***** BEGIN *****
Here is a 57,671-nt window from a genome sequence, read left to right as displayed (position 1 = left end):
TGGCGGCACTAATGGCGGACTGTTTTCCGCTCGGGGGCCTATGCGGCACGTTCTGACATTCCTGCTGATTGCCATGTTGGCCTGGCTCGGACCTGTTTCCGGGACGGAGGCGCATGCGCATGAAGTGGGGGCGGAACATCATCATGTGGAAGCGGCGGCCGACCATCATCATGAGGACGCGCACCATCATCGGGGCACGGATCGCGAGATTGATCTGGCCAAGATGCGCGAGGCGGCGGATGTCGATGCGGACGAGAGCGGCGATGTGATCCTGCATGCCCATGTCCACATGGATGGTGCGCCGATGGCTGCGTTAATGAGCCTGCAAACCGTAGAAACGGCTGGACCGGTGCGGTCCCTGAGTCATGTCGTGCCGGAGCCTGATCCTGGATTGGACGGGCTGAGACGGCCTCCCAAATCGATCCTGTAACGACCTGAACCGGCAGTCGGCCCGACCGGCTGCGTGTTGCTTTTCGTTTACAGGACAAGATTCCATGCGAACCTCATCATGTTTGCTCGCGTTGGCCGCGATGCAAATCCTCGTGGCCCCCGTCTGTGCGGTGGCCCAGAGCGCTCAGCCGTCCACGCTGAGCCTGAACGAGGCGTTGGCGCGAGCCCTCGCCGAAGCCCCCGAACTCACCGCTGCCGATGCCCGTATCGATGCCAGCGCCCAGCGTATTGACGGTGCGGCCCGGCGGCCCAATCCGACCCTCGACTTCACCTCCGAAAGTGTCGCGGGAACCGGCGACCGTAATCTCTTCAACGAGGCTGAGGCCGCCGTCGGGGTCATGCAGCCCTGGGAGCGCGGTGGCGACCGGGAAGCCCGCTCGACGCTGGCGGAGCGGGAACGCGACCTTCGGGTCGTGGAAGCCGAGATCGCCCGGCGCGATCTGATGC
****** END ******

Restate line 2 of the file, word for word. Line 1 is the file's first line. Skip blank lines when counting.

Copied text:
TGGCGGCACTAATGGCGGACTGTTTTCCGCTCGGGGGCCTATGCGGCACGTTCTGACATTCCTGCTGATTGCCATGTTGGCCTGGCTCGGACCTGTTTCCGGGACGGAGGCGCATGCGCATGAAGTGGGGGCGGAACATCATCATGTGGAAGCGGCGGCCGACCATCATCATGAGGACGCGCACCATCATCGGGGCACGGATCGCGAGATTGATCTGGCCAAGATGCGCGAGGCGGCGGATGTCGATGCGGACGAGAGCGGCGATGTGATCCTGCATGCCCATGTCCACATGGATGGTGCGCCGATGGCTGCGTTAATGAGCCTGCAAACCGTAGAAACGGCTGGACCGGTGCGGTCCCTGAGTCATGTCGTGCCGGAGCCTGATCCTGGATTGGACGGGCTGAGACGGCCTCCCAAATCGATCCTGTAACGACCTGAACCGGCAGTCGGCCCGACCGGCTGCGTGTTGCTTTTCGTTTACAGGACAAGATTCCATGCGAACCTCATCATGTTTGCTCGCGTTGGCCGCGATGCAAATCCTCGTGGCCCCCGTCTGTGCGGTGGCCCAGAGCGCTCAGCCGTCCACGCTGAGCCTGAACGAGGCGTTGGCGCGAGCCCTCGCCGAAGCCCCCGAACTCACCGCTGCCGATGCCCGTATCGATGCCAGCGCCCAGCGTATTGACGGTGCGGCCCGGCGGCCCAATCCGACCCTCGACTTCACCTCCGAAAGTGTCGCGGGAACCGGCGACCGTAATCTCTTCAACGAGGCTGAGGCCGCCGTCGGGGTCATGCAGCCCTGGGAGCGCGGTGGCGACCGGGAAGCCCGCTCGACGCTGGCGGAGCGGGAACGCGACCTTCGGGTCGTGGAAGCCGAGATCGCCCGGCGCGATCTGATGC